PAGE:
Gearing itself for the Gujarat Assembly elections in December, the Congress is trying hard to focus the electorate’s attention on local developmental issues and working to ensure that the spotlight does not fall on its prime minister-in-waiting Rahul Gandhi.

This is even as Narendra Modi, Chief Minister for over a decade, launched a month-long electoral campaign on Tuesday, slamming the Congress for “misusing” the CBI against him, and issuing a challenge to the Prime Minister to face a probe by a special investigation team into the coal blocks allocation.

“Mr. Modi is determined to turn these elections into a Gandhinagar versus Delhi contest,” sources in the Congress said adding, “but we want to keep the polls ‘local’.” For the Congress, pinned down by Coalgate, its strategy in a State, where it has not been in power since the early 1990s is to pick holes in Mr. Modi’s development model and hope, that under scrutiny, it will crack.

On Tuesday, Congress spokesperson Manish Tewari, when asked to respond to Mr. Modi’s accusations on the coal blocks scandal, said: “On June 19 this year, a delegation of Congress MPs met the Central Vigilance Commissioner to submit a 750-page document of 17 scams in Gujarat, estimated to be worth Rs. 1.17 lakh crore. I want to ask the Gujarat Chief Minister whether he is ready for a special investigation team probe into these allegations. Is this the Gujarat model about which he is boasting?”

In the continuing season of scams, the Congress is pinning its hopes on being able to dent Mr. Modi's carefully cultivated aura of being a “Vikas Purush.”

The Congress sources also stressed that the party’s campaign would be handled by its “local leaders” who would take on Mr. Modi.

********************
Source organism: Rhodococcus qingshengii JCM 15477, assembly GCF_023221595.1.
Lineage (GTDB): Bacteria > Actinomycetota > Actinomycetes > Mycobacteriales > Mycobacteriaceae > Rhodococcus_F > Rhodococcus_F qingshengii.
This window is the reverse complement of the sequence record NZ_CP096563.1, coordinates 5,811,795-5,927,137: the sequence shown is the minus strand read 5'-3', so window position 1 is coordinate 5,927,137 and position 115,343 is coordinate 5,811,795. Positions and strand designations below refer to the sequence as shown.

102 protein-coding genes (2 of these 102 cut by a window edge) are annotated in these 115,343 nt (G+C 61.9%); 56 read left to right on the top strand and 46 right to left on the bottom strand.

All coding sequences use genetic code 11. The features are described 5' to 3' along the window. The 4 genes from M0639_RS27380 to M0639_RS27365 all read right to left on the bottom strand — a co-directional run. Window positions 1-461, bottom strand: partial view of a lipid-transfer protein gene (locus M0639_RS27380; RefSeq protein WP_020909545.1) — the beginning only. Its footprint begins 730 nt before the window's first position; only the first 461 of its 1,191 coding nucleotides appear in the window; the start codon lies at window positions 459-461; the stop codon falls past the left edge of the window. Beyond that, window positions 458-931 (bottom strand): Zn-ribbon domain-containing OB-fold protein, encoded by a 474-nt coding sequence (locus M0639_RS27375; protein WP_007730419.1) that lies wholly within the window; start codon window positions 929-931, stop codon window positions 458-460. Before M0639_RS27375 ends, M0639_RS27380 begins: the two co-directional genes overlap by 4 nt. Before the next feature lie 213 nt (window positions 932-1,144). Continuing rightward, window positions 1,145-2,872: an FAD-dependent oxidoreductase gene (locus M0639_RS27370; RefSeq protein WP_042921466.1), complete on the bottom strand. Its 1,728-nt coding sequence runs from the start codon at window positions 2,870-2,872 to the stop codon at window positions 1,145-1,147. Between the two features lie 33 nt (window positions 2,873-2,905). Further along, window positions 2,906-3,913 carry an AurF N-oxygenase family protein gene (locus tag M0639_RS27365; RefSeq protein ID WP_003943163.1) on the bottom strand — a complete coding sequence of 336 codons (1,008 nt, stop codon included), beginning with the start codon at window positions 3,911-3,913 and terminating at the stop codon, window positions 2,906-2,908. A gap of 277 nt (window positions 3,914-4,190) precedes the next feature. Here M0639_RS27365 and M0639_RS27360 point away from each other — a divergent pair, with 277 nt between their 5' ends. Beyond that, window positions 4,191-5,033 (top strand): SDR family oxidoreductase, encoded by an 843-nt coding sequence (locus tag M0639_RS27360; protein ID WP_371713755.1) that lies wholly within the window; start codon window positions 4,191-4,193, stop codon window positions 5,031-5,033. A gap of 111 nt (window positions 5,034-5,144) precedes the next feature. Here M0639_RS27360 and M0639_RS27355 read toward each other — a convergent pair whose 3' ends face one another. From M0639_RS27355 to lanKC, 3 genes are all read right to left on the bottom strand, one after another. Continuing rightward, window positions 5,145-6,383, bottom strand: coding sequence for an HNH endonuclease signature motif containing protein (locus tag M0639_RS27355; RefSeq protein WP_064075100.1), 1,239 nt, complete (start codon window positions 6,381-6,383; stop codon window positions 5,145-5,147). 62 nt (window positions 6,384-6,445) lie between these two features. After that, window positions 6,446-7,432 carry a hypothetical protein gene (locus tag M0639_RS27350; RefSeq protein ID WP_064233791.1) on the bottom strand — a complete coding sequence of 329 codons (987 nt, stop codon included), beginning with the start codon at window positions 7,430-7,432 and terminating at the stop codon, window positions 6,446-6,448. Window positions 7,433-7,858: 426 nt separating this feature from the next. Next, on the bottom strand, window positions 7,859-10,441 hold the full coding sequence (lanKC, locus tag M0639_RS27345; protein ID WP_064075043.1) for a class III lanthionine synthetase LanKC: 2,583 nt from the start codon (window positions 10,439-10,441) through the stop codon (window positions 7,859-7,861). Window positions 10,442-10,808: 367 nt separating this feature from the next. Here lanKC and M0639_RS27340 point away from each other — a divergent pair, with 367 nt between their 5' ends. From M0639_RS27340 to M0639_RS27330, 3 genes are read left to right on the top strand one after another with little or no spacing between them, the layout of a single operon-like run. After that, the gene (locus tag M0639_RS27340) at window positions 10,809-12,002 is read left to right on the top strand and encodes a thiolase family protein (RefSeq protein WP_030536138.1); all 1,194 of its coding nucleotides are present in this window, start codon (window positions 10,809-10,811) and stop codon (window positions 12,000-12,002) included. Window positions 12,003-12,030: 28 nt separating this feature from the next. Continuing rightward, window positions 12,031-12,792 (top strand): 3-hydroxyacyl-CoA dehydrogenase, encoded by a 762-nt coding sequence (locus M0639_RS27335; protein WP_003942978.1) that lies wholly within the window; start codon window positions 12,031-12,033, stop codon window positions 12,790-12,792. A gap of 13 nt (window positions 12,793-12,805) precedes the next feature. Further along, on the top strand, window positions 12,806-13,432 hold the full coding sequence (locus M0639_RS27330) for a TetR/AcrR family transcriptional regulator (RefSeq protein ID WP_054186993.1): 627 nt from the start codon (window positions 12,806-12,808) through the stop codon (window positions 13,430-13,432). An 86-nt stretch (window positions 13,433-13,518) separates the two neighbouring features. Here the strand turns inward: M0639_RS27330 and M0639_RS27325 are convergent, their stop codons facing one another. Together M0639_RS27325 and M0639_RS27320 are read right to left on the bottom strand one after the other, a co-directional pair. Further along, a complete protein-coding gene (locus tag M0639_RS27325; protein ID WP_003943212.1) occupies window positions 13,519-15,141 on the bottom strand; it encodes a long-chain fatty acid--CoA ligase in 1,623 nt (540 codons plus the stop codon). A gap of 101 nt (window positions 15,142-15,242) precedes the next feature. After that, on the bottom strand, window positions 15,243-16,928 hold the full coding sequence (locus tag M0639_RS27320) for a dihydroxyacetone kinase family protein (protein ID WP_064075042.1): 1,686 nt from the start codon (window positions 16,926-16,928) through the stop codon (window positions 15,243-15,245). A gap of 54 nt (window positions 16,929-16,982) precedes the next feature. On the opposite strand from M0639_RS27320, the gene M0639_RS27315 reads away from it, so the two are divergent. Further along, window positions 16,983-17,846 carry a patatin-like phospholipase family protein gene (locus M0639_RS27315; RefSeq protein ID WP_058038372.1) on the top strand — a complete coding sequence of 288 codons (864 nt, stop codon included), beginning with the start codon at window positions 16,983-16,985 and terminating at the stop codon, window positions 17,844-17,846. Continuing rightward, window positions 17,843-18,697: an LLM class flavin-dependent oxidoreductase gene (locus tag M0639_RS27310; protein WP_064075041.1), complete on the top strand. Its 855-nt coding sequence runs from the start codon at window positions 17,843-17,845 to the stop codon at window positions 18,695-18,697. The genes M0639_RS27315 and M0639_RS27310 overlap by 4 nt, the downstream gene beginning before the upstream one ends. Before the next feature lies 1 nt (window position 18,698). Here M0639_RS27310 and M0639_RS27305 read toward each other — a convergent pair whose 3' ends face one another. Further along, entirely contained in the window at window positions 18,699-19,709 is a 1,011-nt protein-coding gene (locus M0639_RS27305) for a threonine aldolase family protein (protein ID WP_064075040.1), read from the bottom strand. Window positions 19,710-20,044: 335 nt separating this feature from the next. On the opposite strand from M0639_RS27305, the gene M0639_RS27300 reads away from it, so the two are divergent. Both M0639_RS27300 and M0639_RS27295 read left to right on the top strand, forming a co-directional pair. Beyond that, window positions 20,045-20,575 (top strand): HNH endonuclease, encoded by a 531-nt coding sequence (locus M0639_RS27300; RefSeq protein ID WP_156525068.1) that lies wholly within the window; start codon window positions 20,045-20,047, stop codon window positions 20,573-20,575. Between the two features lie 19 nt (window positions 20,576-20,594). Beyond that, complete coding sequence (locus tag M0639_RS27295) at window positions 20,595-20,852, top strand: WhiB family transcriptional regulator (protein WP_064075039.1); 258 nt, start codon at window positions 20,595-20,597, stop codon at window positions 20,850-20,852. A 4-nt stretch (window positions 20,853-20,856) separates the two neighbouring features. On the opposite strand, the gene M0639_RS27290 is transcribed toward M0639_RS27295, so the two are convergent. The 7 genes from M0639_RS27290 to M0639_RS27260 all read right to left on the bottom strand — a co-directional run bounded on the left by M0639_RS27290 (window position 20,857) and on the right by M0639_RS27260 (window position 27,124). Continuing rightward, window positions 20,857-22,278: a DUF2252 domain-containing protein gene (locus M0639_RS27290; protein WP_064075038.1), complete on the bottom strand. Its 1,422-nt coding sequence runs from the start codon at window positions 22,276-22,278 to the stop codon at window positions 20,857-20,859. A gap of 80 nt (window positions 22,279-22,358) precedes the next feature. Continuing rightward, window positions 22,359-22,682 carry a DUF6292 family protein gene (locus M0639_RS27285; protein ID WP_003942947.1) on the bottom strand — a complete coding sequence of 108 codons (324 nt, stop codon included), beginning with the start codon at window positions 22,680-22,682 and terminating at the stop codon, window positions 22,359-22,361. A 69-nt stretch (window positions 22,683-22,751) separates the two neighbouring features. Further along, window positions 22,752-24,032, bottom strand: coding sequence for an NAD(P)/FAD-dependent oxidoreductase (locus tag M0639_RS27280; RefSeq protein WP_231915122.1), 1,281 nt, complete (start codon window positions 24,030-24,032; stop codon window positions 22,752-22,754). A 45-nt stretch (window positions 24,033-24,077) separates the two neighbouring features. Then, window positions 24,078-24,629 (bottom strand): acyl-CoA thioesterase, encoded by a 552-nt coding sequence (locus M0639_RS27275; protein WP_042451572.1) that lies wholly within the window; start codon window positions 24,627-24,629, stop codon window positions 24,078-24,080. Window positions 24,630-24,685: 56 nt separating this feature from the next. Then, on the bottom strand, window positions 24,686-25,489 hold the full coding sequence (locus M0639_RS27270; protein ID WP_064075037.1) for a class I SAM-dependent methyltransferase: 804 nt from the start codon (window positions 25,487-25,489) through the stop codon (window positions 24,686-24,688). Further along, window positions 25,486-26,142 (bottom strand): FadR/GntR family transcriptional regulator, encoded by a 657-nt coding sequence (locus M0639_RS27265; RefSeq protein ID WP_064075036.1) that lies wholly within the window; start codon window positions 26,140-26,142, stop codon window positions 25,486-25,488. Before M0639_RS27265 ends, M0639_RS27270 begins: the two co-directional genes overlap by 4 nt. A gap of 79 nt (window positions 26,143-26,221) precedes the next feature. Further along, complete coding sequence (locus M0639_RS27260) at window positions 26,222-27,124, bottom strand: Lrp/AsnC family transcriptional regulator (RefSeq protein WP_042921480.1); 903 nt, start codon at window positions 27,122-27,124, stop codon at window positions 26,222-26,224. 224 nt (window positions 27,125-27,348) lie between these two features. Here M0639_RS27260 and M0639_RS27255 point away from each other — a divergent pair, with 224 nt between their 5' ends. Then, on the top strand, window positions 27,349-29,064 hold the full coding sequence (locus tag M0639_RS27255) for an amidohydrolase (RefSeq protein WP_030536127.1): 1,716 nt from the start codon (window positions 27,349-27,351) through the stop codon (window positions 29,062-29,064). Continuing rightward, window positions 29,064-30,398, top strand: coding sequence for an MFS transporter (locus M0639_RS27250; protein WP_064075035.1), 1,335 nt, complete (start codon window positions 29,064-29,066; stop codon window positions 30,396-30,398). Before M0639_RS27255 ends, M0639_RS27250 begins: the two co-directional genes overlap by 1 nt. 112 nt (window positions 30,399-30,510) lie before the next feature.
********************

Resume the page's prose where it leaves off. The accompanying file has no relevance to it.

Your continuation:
Mr. Gandhi would address some public meetings, they said, but the electoral battle would not be centred round him. The official response too was guarded.

Asked whether Mr. Gandhi would campaign in Gujarat as he had done in Uttar Pradesh earlier this year, Mr. Tewari said State elections were fought on local issues and all senior leaders, who were asked to campaign there, would fulfil their responsibilities.

All this comes against the backdrop of the Gujarat Chief Minister’s prime ministerial ambitions for 2014, and a recent opinion poll conducted in 28 cities across the country by a Hindi news channel and Nielsen, in which Mr. Modi emerged as the favourite ahead of Mr. Gandhi.

Clearly, the beleaguered Congress cannot afford to take a risk with Mr. Gandhi’s fragile reputation again, so soon after his image took a severe beating after the party’s disastrous performance in U.P.: it needs to preserve him for the big battle in 2014.

For over a year now, the Congress has been trying hard to highlight the “loot” of the exchequer, as revealed in State Comptroller and Auditor-General reports, attempting to expose “hollow claims” on the developmental front made by the Modi government.

Simultaneously, the party has toned down criticism of his conduct during the 2002 carnage in the State.

Even the recent victory in the courts, where a former Minister of Mr. Modi’s government, Maya Kodnani, was arrested for her role in the 2002 riots, and sentenced to 28 years in jail, is not being played up.

But can the Congress destroy the Modi mystique?

Earlier this year, in a battle fought in cyberland, the Congress tried to generate negative votes for Mr. Modi in a Time-sponsored poll about the 100 most influential people. But he remained bang in the centre of the frame.

And, now in the recent opinion poll, there he is, apparently the hero of urban India, ahead of Mr. Gandhi.